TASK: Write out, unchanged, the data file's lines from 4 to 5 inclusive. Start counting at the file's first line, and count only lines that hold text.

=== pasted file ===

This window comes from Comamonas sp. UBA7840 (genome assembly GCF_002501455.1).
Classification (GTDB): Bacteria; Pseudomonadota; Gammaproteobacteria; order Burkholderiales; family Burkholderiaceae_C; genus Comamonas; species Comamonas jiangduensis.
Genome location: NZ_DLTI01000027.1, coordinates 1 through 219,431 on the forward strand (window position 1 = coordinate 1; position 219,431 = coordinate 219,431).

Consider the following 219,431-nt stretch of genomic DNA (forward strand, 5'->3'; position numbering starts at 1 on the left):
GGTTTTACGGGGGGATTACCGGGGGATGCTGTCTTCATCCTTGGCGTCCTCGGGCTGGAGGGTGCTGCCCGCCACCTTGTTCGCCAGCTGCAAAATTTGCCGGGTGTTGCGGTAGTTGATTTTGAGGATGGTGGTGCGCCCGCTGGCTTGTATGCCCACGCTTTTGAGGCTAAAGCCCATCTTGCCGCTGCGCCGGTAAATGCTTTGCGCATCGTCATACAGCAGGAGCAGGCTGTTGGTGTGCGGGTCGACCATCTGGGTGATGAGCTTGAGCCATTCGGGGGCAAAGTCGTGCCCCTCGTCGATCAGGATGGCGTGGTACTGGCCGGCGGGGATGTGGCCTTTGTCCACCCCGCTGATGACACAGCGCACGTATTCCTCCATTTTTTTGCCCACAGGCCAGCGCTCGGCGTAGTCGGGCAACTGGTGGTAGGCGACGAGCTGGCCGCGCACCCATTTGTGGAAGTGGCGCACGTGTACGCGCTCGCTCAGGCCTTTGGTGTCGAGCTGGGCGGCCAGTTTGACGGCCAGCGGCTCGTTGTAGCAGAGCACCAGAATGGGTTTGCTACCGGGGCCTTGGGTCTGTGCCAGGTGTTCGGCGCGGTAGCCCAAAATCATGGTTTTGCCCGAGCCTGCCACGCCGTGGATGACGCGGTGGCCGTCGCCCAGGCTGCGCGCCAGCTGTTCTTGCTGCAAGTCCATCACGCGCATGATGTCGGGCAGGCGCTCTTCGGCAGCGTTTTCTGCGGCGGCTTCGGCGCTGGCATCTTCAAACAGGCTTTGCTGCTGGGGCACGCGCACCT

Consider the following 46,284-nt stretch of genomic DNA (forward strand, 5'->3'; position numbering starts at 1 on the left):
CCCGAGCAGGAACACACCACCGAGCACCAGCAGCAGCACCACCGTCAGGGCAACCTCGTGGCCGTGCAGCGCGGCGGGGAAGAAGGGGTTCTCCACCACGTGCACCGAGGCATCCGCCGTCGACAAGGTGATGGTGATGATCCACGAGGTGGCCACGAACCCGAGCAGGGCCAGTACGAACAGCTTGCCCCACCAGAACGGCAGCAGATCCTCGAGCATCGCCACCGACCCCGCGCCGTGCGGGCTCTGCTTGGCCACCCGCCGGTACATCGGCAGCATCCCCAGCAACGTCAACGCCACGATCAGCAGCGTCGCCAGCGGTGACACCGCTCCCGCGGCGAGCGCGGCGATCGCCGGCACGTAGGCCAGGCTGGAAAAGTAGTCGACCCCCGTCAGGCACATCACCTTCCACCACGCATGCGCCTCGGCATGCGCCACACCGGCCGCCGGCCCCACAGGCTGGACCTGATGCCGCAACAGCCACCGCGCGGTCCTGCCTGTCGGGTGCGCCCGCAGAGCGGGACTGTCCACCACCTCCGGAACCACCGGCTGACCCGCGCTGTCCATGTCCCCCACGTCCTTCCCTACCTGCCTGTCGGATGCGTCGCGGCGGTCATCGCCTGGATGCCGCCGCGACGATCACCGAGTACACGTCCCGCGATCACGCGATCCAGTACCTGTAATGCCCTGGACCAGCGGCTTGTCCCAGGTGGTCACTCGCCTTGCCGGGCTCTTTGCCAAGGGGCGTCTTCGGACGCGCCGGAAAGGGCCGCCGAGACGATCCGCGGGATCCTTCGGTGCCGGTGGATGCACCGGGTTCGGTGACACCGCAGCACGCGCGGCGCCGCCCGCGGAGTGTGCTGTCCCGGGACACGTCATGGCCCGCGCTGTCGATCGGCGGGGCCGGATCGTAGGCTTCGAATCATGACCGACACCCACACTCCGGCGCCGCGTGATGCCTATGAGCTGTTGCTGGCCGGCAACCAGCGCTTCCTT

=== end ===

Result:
Consider the following 219,431-nt stretch of genomic DNA (forward strand, 5'->3'; position numbering starts at 1 on the left):
GGTTTTACGGGGGGATTACCGGGGGATGCTGTCTTCATCCTTGGCGTCCTCGGGCTGGAGGGTGCTGCCCGCCACCTTGTTCGCCAGCTGCAAAATTTGCCGGGTGTTGCGGTAGTTGATTTTGAGGATGGTGGTGCGCCCGCTGGCTTGTATGCCCACGCTTTTGAGGCTAAAGCCCATCTTGCCGCTGCGCCGGTAAATGCTTTGCGCATCGTCATACAGCAGGAGCAGGCTGTTGGTGTGCGGGTCGACCATCTGGGTGATGAGCTTGAGCCATTCGGGGGCAAAGTCGTGCCCCTCGTCGATCAGGATGGCGTGGTACTGGCCGGCGGGGATGTGGCCTTTGTCCACCCCGCTGATGACACAGCGCACGTATTCCTCCATTTTTTTGCCCACAGGCCAGCGCTCGGCGTAGTCGGGCAACTGGTGGTAGGCGACGAGCTGGCCGCGCACCCATTTGTGGAAGTGGCGCACGTGTACGCGCTCGCTCAGGCCTTTGGTGTCGAGCTGGGCGGCCAGTTTGACGGCCAGCGGCTCGTTGTAGCAGAGCACCAGAATGGGTTTGCTACCGGGGCCTTGGGTCTGTGCCAGGTGTTCGGCGCGGTAGCCCAAAATCATGGTTTTGCCCGAGCCTGCCACGCCGTGGATGACGCGGTGGCCGTCGCCCAGGCTGCGCGCCAGCTGTTCTTGCTGCAAGTCCATCACGCGCATGATGTCGGGCAGGCGCTCTTCGGCAGCGTTTTCTGCGGCGGCTTCGGCGCTGGCATCTTCAAACAGGCTTTGCTGCTGGGGCACGCGCACCT